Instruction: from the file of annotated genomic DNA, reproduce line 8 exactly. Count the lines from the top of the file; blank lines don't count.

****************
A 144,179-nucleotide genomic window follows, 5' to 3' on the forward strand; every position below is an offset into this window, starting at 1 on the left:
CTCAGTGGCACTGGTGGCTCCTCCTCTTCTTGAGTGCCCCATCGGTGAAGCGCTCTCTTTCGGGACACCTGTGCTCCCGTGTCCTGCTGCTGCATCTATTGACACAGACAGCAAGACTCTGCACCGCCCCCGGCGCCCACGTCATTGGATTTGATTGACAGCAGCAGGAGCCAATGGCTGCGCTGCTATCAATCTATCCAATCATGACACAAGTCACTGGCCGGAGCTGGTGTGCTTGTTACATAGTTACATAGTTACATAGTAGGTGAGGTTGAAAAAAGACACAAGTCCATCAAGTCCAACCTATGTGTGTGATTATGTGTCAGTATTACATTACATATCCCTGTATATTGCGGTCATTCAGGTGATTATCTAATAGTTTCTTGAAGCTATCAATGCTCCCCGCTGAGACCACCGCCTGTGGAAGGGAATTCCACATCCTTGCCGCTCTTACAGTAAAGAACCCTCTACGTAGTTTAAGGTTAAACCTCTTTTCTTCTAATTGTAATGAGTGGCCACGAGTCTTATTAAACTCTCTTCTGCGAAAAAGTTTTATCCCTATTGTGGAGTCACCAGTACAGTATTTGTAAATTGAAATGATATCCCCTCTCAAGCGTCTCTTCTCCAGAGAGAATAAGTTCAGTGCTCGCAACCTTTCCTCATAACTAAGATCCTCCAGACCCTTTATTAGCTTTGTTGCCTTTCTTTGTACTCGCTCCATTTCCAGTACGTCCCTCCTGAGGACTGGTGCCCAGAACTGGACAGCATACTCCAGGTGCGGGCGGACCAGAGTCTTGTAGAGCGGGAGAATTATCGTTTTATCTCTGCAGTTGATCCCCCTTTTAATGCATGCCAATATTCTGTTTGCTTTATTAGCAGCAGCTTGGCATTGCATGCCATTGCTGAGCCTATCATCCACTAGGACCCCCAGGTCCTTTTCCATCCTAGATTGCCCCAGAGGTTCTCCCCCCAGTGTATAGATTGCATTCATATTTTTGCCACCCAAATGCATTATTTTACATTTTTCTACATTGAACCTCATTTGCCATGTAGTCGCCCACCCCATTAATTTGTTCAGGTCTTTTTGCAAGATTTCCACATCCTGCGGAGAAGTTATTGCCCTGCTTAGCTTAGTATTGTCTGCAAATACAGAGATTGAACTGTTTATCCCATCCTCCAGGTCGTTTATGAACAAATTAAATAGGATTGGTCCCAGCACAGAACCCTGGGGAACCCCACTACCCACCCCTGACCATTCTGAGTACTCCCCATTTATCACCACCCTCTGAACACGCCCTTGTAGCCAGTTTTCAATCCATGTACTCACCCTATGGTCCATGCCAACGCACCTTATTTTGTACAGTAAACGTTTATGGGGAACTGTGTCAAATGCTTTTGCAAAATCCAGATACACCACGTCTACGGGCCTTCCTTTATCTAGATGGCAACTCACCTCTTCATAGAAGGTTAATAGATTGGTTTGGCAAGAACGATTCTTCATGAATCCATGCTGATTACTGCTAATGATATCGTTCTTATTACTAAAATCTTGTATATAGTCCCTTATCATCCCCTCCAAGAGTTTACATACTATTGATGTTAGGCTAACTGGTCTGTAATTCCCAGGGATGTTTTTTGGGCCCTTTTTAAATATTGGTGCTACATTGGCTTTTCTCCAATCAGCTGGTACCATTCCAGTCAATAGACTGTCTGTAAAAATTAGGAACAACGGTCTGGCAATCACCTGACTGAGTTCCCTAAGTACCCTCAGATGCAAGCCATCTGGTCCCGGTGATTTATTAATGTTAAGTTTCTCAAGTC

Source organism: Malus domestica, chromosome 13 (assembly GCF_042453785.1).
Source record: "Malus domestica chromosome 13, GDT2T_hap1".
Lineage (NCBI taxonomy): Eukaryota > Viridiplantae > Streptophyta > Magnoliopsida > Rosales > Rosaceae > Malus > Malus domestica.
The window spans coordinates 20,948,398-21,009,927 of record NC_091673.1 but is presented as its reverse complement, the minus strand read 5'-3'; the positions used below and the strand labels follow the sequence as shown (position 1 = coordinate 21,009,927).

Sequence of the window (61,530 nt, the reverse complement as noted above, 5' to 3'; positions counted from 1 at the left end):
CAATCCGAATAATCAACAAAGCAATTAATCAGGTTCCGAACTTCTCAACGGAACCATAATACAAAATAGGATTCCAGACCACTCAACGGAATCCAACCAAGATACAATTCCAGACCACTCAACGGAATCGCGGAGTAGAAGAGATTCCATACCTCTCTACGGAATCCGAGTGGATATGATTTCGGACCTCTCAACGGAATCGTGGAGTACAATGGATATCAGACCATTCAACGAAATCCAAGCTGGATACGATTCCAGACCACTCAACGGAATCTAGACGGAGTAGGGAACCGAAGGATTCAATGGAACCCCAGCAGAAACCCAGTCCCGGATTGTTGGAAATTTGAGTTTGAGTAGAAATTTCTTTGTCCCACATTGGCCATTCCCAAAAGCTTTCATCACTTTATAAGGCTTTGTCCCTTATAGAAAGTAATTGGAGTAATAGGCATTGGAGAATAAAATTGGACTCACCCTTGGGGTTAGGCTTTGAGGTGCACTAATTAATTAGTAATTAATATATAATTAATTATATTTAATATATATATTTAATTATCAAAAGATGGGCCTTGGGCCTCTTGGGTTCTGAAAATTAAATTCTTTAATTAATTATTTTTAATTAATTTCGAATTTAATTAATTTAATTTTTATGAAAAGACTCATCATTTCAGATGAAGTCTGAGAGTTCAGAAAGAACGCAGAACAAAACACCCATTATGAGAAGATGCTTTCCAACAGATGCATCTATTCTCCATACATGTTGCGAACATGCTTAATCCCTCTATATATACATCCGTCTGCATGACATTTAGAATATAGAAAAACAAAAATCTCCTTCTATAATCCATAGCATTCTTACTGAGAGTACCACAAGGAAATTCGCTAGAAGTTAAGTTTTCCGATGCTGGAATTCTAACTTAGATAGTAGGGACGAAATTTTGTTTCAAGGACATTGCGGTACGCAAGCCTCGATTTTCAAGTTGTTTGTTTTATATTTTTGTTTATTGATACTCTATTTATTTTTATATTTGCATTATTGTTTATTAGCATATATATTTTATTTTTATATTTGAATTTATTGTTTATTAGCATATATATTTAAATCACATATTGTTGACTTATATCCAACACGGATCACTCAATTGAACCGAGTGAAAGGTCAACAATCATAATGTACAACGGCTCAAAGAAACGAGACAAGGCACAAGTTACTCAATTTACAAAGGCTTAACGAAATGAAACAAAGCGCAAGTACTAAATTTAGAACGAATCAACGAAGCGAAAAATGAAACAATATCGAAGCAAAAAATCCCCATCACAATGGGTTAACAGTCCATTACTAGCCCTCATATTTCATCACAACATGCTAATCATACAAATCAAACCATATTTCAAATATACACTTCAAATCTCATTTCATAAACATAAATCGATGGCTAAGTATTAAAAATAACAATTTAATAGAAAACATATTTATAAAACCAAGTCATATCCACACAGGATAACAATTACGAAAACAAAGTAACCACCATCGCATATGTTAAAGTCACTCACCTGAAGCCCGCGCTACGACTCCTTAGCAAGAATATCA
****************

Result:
CAATCCGAATAATCAACAAAGCAATTAATCAGGTTCCGAACTTCTCAACGGAACCATAATACAAAATAGGATTCCAGACCACTCAACGGAATCCAACCAAGATACAATTCCAGACCACTCAACGGAATCGCGGAGTAGAAGAGATTCCATACCTCTCTACGGAATCCGAGTGGATATGATTTCGGACCTCTCAACGGAATCGTGGAGTACAATGGATATCAGACCATTCAACGAAATCCAAGCTGGATACGATTCCAGACCACTCAACGGAATCTAGACGGAGTAGGGAACCGAAGGATTCAATGGAACCCCAGCAGAAACCCAGTCCCGGATTGTTGGAAATTTGAGTTTGAGTAGAAATTTCTTTGTCCCACATTGGCCATTCCCAAAAGCTTTCATCACTTTATAAGGCTTTGTCCCTTATAGAAAGTAATTGGAGTAATAGGCATTGGAGAATAAAATTGGACTCACCCTTGGGGTTAGGCTTTGAGGTGCACTAATTAATTAGTAATTAATATATAATTAATTATATTTAATATATATATTTAATTATCAAAAGATGGGCCTTGGGCCTCTTGGGTTCTGAAAATTAAATTCTTTAATTAATTATTTTTAATTAATTTCGAATTTAATTAATTTAATTTTTATGAAAAGACTCATCATTTCAGATGAAGTCTGAGAGTTCAGAAAGAACGCAGAACAAAACACCCATTATGAGAAGATGCTTTCCAACAGATGCATCTATTCTCCATACATGTTGCGAACATGCTTAATCCCTCTATATATACATCCGTCTGCATGACATTTAGAATATAGAAAAACAAAAATCTCCTTCTATAATCCATAGCATTCTTACTGAGAGTACCACAAGGAAATTCGCTAGAAGTTAAGTTTTCCGATGCTGGAATTCTAACTTAGATAGTAGGGACGAAATTTTGTTTCAAGGACATTGCGGTACGCAAGCCTCGATTTTCAAGTTGTTTGTTTTATATTTTTGTTTATTGATACTCTATTTATTTTTATATTTGCATTATTGTTTATTAGCATATATATTTTATTTTTATATTTGAATTTATTGTTTATTAGCATATATATTTAAATCACATATTGTTGACTTATATCCAACACGGATCACTCAATTGAACCGAGTGAAAGGTCAACAATCATAATGTACAACGGCTCAAAGAAACGAGACAAGGCACAAGTTACTCAATTTACAAAGGCTTAACGAAATGAAACAAAGCGCAAGTACTAAATTTAGAACGAATCAACGAAGCGAAAAATGAAACAATATCGAAGCAAAAAATCCCCATCACAATGGGTTAACAGTCCATTACTAGCCCTCATATTTCATCACAACATGCTAATCATACAAATCAAACCATATTTCAAATATACACTTCAAATCTCATTTCATAAACATAAATCGATGGCTAAGTATTAAAAATAACAATTTAATAGAAAACATATTTATAAAACCAAGTCATATCCACACAGGATAACAATTACGAAAACAAAGTAACCACCATCGCATATGTTAAAGTCACTCACCTGAAGCCCGCGCTACGACTCCTTAGCAAGAATATCA